Dorothee Hodapp, Elizabeth T. Borer, W. Stanley Harpole, Eric M. Lind, Eric W. Seabloom, Peter B. Adler, Juan Alberti, Carlos A. Arnillas, Jonathan D. Bakker, Lori Biederman, Marc Cadotte, Elsa E. Cleland, Scott Collins, Philip A. Fay, Jennifer Firn, Nicole Hagenah, Yann Hautier, Oscar Iribarne, Johannes M.H. Knops, Rebecca L. McCulley, Andrew MacDougall, Joslin L. Moore, John W. Morgan, Brent Mortensen, Kimberly J. La Pierre … & Johannes M. H. Knops
Environmental change can result in substantial shifts in community composition. The associated immigration and extinction events are likely constrained by the spatial distribution of species. Still, studies on environmental change typically quantify biotic responses at single spatial (time series within a single plot) or temporal (spatial beta-diversity at single time points) scales, ignoring their potential interdependence. Here, we use data from a global network of grassland experiments to determine how turnover responses to two major...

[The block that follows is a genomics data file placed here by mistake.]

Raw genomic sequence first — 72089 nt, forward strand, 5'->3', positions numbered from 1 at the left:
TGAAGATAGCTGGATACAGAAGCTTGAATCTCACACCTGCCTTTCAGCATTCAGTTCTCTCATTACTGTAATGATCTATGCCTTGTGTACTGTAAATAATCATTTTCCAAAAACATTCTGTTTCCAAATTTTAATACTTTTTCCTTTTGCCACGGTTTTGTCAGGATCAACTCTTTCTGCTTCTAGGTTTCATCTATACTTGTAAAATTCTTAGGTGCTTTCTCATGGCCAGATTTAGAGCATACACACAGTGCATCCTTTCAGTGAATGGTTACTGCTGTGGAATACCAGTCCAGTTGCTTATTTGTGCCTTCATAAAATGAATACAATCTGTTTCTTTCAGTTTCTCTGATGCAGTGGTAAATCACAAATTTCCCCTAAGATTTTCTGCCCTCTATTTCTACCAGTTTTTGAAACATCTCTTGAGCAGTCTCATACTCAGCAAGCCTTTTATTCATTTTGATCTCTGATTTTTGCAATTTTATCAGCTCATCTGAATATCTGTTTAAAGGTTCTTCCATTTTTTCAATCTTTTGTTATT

Data from: A longitudinal genetic survey identifies temporal shifts in the population structure of Dutch house sparrows

Laurence Cousseau, Martin Husemann, Ruud Foppen, Carl Vangestel & Luc Lens
Dutch house sparrow (Passer domesticus) densities dropped by nearly 50% since the early 1980s, and similar collapses in population sizes have been reported across Europe. Whether, and to what extent, such relatively recent demographic changes are accompanied by concomitant shifts in the genetic population structure of this species needs further investigation. Therefore, we here explore temporal shifts in genetic diversity, genetic structure and effective sizes of seven Dutch house sparrow populations. To allow the most...

Pacific Introduced Flora (PacIFLora)

Michael Wohlwend, Dylan Craven, Patrick Weigelt, Hanno Seebens, Marten Winter, Holger Kreft, Wayne Dawson, Franz Essl, Mark Van Kleunen, Jan Pergl, Petr Pyšek, James Space, Philip Thomas & Tiffany Knight
The Pacific region has the highest density of naturalized plant species worldwide, which makes it an important area for research on the ecology, evolution and biogeography of biological invasions. While different data sources on naturalized plant species exist for the Pacific, there is no taxonomically and spatially harmonized database available for different subsets of species and islands. A comprehensive, accessible database containing the distribution of naturalized vascular plant species in the Pacific will enable new...